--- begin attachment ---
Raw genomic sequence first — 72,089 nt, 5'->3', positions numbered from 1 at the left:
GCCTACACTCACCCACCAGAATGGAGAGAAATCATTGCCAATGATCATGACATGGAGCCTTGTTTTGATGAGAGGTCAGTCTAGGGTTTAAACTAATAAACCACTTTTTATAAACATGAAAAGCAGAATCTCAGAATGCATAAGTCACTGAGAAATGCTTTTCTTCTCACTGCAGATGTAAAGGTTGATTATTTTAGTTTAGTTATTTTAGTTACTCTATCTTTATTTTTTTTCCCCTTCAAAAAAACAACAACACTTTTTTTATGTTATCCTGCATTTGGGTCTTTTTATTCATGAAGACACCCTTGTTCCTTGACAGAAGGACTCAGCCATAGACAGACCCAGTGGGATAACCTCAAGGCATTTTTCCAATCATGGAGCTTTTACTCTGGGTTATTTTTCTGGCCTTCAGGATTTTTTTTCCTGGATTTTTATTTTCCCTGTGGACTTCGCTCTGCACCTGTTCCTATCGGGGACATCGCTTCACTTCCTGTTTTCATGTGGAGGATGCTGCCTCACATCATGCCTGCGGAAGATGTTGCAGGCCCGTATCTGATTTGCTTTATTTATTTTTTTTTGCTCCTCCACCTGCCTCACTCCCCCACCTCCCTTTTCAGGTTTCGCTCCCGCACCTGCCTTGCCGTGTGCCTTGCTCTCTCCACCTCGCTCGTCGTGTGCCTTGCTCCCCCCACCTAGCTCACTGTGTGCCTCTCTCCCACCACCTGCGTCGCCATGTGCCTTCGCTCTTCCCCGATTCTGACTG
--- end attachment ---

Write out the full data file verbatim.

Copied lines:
Raw genomic sequence first — 72,089 nt, 5'->3', positions numbered from 1 at the left:
GCCTACACTCACCCACCAGAATGGAGAGAAATCATTGCCAATGATCATGACATGGAGCCTTGTTTTGATGAGAGGTCAGTCTAGGGTTTAAACTAATAAACCACTTTTTATAAACATGAAAAGCAGAATCTCAGAATGCATAAGTCACTGAGAAATGCTTTTCTTCTCACTGCAGATGTAAAGGTTGATTATTTTAGTTTAGTTATTTTAGTTACTCTATCTTTATTTTTTTTCCCCTTCAAAAAAACAACAACACTTTTTTTATGTTATCCTGCATTTGGGTCTTTTTATTCATGAAGACACCCTTGTTCCTTGACAGAAGGACTCAGCCATAGACAGACCCAGTGGGATAACCTCAAGGCATTTTTCCAATCATGGAGCTTTTACTCTGGGTTATTTTTCTGGCCTTCAGGATTTTTTTTCCTGGATTTTTATTTTCCCTGTGGACTTCGCTCTGCACCTGTTCCTATCGGGGACATCGCTTCACTTCCTGTTTTCATGTGGAGGATGCTGCCTCACATCATGCCTGCGGAAGATGTTGCAGGCCCGTATCTGATTTGCTTTATTTATTTTTTTTTGCTCCTCCACCTGCCTCACTCCCCCACCTCCCTTTTCAGGTTTCGCTCCCGCACCTGCCTTGCCGTGTGCCTTGCTCTCTCCACCTCGCTCGTCGTGTGCCTTGCTCCCCCCACCTAGCTCACTGTGTGCCTCTCTCCCACCACCTGCGTCGCCATGTGCCTTCGCTCTTCCCCGATTCTGACTG